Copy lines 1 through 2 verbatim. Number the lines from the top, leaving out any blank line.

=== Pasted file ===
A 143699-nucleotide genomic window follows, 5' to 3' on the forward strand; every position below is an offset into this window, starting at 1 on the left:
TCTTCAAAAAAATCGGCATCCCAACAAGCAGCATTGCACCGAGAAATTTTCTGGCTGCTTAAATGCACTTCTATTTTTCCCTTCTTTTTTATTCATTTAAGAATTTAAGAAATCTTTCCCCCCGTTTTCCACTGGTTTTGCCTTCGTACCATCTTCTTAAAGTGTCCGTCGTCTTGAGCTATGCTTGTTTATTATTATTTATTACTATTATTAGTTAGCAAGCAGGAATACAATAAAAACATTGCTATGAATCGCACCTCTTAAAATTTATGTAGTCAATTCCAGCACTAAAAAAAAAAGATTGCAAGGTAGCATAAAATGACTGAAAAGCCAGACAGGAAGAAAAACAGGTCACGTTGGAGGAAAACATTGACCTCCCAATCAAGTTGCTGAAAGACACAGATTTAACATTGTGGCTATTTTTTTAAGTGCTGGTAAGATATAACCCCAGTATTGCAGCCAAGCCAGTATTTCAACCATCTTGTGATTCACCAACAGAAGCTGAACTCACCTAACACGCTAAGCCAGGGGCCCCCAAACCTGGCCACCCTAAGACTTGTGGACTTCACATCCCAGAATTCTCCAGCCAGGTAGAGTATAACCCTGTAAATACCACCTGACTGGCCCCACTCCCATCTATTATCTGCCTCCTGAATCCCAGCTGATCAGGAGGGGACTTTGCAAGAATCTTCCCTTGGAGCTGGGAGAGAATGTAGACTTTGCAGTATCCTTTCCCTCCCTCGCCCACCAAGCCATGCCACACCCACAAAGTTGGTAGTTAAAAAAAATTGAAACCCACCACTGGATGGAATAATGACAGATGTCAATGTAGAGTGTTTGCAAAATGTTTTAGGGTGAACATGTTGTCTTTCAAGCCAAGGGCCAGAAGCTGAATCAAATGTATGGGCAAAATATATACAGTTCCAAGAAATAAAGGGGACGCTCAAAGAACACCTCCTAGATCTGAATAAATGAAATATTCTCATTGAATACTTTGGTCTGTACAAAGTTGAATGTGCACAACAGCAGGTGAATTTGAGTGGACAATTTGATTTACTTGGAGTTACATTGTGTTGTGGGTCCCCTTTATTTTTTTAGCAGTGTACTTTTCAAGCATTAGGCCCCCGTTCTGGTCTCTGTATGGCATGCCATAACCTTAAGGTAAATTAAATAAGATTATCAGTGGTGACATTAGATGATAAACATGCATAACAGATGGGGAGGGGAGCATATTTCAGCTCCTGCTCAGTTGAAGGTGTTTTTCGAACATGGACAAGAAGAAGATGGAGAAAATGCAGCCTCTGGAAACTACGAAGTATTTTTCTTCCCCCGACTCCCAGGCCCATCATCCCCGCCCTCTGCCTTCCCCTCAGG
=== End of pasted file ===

A 143699-nucleotide genomic window follows, 5' to 3' on the forward strand; every position below is an offset into this window, starting at 1 on the left:
TCTTCAAAAAAATCGGCATCCCAACAAGCAGCATTGCACCGAGAAATTTTCTGGCTGCTTAAATGCACTTCTATTTTTCCCTTCTTTTTTATTCATTTAAGAATTTAAGAAATCTTTCCCCCCGTTTTCCACTGGTTTTGCCTTCGTACCATCTTCTTAAAGTGTCCGTCGTCTTGAGCTATGCTTGTTTATTATTATTTATTACTATTATTAGTTAGCAAGCAGGAATACAATAAAAACATTGCTATGAATCGCACCTCTTAAAATTTATGTAGTCAATTCCAGCACTAAAAAAAAAAGATTGCAAGGTAGCATAAAATGACTGAAAAGCCAGACAGGAAGAAAAACAGGTCACGTTGGAGGAAAACATTGACCTCCCAATCAAGTTGCTGAAAGACACAGATTTAACATTGTGGCTATTTTTTTAAGTGCTGGTAAGATATAACCCCAGTATTGCAGCCAAGCCAGTATTTCAACCATCTTGTGATTCACCAACAGAAGCTGAACTCACCTAACACGCTAAGCCAGGGGCCCCCAAACCTGGCCACCCTAAGACTTGTGGACTTCACATCCCAGAATTCTCCAGCCAGGTAGAGTATAACCCTGTAAATACCACCTGACTGGCCCCACTCCCATCTATTATCTGCCTCCTGAATCCCAGCTGATCAGGAGGGGACTTTGCAAGAATCTTCCCTTGGAGCTGGGAGAGAATGTAGACTTTGCAGTATCCTTTCCCTCCCTCGCCCACCAAGCCATGCCACACCCACAAAGTTGGTAGTTAAAAAAAATTGAAACCCACCACTGGATGGAATAATGACAGATGTCAATGTAGAGTGTTTGCAAAATGTTTTAGGGTGAACATGTTGTCTTTCAAGCCAAGGGCCAGAAGCTGAATCAAATGTATGGGCAAAATATATACAGTTCCAAGAAATAAAGGGGACGCTCAAAGAACACCTCCTAGATCTGAATAAATGAAATATTCTCATTGAATACTTTGGTCTGTACAAAGTTGAATGTGCACAACAGCAGGTGAATTTGAGTGGACAATTTGATTTACTTGGAGTTACATTGTGTTGTGGGTCCCCTTTATTTTTTTAGCAGTGTACTTTTCAAGCATTAGGCCCCCGTTCTGGTCTCTGTATGGCATGCCATAACCTTAAGGTAAATTAAATAAGATTATCAGTGGTGACATTAGATGATAAACATGCATAACAGATGGGGAGGGGAGCATATTTCAGCTCCTGCTCAGTTGAAGGTGTTTTTCGAACATGGACAAGAAGAAGATGGAGAAAATGCAGCCTCTGGAAACTACGAAGTATTTTTCTTCCCCCGACTCCCAGGCCCATCATCCCCGCCCTCTGCCTTCCCCTCAGG